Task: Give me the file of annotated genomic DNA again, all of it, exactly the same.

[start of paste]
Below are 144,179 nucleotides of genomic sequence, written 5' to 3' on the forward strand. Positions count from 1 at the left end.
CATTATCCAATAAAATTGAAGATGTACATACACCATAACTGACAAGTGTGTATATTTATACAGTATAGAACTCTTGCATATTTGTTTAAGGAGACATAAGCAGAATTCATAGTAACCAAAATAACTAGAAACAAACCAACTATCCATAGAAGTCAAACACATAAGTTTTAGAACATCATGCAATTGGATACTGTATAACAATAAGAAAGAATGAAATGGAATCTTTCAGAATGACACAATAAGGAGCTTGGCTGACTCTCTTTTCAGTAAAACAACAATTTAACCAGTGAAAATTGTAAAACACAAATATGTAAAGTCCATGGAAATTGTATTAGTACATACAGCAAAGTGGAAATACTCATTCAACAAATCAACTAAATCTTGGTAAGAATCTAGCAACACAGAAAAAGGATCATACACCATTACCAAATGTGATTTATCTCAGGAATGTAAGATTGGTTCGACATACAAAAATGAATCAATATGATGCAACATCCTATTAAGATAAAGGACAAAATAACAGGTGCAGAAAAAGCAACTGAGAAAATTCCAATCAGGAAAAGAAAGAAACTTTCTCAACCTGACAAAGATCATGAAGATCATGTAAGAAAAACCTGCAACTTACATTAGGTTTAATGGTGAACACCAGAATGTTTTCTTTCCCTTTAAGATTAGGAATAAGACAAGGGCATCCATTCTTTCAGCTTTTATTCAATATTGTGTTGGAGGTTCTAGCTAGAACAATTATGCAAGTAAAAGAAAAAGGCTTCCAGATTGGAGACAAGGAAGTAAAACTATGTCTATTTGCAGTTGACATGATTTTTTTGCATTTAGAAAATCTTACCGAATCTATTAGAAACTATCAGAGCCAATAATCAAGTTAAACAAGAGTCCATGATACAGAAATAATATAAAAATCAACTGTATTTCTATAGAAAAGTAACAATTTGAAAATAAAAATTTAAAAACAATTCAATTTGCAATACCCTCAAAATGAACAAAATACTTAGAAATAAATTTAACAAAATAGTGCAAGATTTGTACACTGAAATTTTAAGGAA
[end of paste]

Below are 144,179 nucleotides of genomic sequence, written 5' to 3' on the forward strand. Positions count from 1 at the left end.
CATTATCCAATAAAATTGAAGATGTACATACACCATAACTGACAAGTGTGTATATTTATACAGTATAGAACTCTTGCATATTTGTTTAAGGAGACATAAGCAGAATTCATAGTAACCAAAATAACTAGAAACAAACCAACTATCCATAGAAGTCAAACACATAAGTTTTAGAACATCATGCAATTGGATACTGTATAACAATAAGAAAGAATGAAATGGAATCTTTCAGAATGACACAATAAGGAGCTTGGCTGACTCTCTTTTCAGTAAAACAACAATTTAACCAGTGAAAATTGTAAAACACAAATATGTAAAGTCCATGGAAATTGTATTAGTACATACAGCAAAGTGGAAATACTCATTCAACAAATCAACTAAATCTTGGTAAGAATCTAGCAACACAGAAAAAGGATCATACACCATTACCAAATGTGATTTATCTCAGGAATGTAAGATTGGTTCGACATACAAAAATGAATCAATATGATGCAACATCCTATTAAGATAAAGGACAAAATAACAGGTGCAGAAAAAGCAACTGAGAAAATTCCAATCAGGAAAAGAAAGAAACTTTCTCAACCTGACAAAGATCATGAAGATCATGTAAGAAAAACCTGCAACTTACATTAGGTTTAATGGTGAACACCAGAATGTTTTCTTTCCCTTTAAGATTAGGAATAAGACAAGGGCATCCATTCTTTCAGCTTTTATTCAATATTGTGTTGGAGGTTCTAGCTAGAACAATTATGCAAGTAAAAGAAAAAGGCTTCCAGATTGGAGACAAGGAAGTAAAACTATGTCTATTTGCAGTTGACATGATTTTTTTGCATTTAGAAAATCTTACCGAATCTATTAGAAACTATCAGAGCCAATAATCAAGTTAAACAAGAGTCCATGATACAGAAATAATATAAAAATCAACTGTATTTCTATAGAAAAGTAACAATTTGAAAATAAAAATTTAAAAACAATTCAATTTGCAATACCCTCAAAATGAACAAAATACTTAGAAATAAATTTAACAAAATAGTGCAAGATTTGTACACTGAAATTTTAAGGAA